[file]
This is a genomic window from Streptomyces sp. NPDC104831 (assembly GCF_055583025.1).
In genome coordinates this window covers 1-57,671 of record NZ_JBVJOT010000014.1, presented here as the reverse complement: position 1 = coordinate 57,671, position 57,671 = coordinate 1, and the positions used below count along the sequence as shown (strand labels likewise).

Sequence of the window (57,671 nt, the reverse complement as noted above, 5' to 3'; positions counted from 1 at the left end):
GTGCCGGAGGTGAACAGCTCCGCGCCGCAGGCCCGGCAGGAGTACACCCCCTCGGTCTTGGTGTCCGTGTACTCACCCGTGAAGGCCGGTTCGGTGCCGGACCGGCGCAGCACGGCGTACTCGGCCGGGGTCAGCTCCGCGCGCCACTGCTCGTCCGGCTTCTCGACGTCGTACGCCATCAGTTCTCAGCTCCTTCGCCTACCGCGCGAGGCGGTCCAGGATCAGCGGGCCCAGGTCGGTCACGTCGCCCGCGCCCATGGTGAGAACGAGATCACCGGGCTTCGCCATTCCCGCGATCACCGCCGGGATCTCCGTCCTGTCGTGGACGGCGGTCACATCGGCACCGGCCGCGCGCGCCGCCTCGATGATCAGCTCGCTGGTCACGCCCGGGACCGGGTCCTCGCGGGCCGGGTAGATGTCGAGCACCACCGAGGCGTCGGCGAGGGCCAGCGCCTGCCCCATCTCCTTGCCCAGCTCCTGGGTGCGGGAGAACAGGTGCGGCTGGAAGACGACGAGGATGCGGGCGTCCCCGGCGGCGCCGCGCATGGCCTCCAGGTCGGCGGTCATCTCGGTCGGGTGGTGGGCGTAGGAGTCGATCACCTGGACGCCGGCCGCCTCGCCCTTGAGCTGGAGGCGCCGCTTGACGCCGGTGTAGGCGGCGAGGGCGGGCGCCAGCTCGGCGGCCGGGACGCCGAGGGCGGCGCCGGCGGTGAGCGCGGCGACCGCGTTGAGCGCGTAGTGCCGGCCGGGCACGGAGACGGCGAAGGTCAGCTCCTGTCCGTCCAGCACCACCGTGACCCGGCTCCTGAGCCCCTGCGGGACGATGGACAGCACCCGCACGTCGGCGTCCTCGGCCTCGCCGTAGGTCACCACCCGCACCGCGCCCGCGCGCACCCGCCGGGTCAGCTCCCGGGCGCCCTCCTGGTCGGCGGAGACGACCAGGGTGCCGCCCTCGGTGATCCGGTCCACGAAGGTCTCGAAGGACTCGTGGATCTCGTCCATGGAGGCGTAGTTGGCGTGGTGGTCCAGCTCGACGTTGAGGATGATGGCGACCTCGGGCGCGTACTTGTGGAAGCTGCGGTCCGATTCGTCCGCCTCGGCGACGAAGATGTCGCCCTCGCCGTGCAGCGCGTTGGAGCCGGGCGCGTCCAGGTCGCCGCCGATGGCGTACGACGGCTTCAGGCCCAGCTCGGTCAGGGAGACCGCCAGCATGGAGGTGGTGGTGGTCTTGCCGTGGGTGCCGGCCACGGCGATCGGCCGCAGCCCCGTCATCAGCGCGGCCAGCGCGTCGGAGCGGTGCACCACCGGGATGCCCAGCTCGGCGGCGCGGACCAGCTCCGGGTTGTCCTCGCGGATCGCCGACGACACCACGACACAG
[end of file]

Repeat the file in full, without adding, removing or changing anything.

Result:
This is a genomic window from Streptomyces sp. NPDC104831 (assembly GCF_055583025.1).
In genome coordinates this window covers 1-57,671 of record NZ_JBVJOT010000014.1, presented here as the reverse complement: position 1 = coordinate 57,671, position 57,671 = coordinate 1, and the positions used below count along the sequence as shown (strand labels likewise).

Sequence of the window (57,671 nt, the reverse complement as noted above, 5' to 3'; positions counted from 1 at the left end):
GTGCCGGAGGTGAACAGCTCCGCGCCGCAGGCCCGGCAGGAGTACACCCCCTCGGTCTTGGTGTCCGTGTACTCACCCGTGAAGGCCGGTTCGGTGCCGGACCGGCGCAGCACGGCGTACTCGGCCGGGGTCAGCTCCGCGCGCCACTGCTCGTCCGGCTTCTCGACGTCGTACGCCATCAGTTCTCAGCTCCTTCGCCTACCGCGCGAGGCGGTCCAGGATCAGCGGGCCCAGGTCGGTCACGTCGCCCGCGCCCATGGTGAGAACGAGATCACCGGGCTTCGCCATTCCCGCGATCACCGCCGGGATCTCCGTCCTGTCGTGGACGGCGGTCACATCGGCACCGGCCGCGCGCGCCGCCTCGATGATCAGCTCGCTGGTCACGCCCGGGACCGGGTCCTCGCGGGCCGGGTAGATGTCGAGCACCACCGAGGCGTCGGCGAGGGCCAGCGCCTGCCCCATCTCCTTGCCCAGCTCCTGGGTGCGGGAGAACAGGTGCGGCTGGAAGACGACGAGGATGCGGGCGTCCCCGGCGGCGCCGCGCATGGCCTCCAGGTCGGCGGTCATCTCGGTCGGGTGGTGGGCGTAGGAGTCGATCACCTGGACGCCGGCCGCCTCGCCCTTGAGCTGGAGGCGCCGCTTGACGCCGGTGTAGGCGGCGAGGGCGGGCGCCAGCTCGGCGGCCGGGACGCCGAGGGCGGCGCCGGCGGTGAGCGCGGCGACCGCGTTGAGCGCGTAGTGCCGGCCGGGCACGGAGACGGCGAAGGTCAGCTCCTGTCCGTCCAGCACCACCGTGACCCGGCTCCTGAGCCCCTGCGGGACGATGGACAGCACCCGCACGTCGGCGTCCTCGGCCTCGCCGTAGGTCACCACCCGCACCGCGCCCGCGCGCACCCGCCGGGTCAGCTCCCGGGCGCCCTCCTGGTCGGCGGAGACGACCAGGGTGCCGCCCTCGGTGATCCGGTCCACGAAGGTCTCGAAGGACTCGTGGATCTCGTCCATGGAGGCGTAGTTGGCGTGGTGGTCCAGCTCGACGTTGAGGATGATGGCGACCTCGGGCGCGTACTTGTGGAAGCTGCGGTCCGATTCGTCCGCCTCGGCGACGAAGATGTCGCCCTCGCCGTGCAGCGCGTTGGAGCCGGGCGCGTCCAGGTCGCCGCCGATGGCGTACGACGGCTTCAGGCCCAGCTCGGTCAGGGAGACCGCCAGCATGGAGGTGGTGGTGGTCTTGCCGTGGGTGCCGGCCACGGCGATCGGCCGCAGCCCCGTCATCAGCGCGGCCAGCGCGTCGGAGCGGTGCACCACCGGGATGCCCAGCTCGGCGGCGCGGACCAGCTCCGGGTTGTCCTCGCGGATCGCCGACGACACCACGACACAG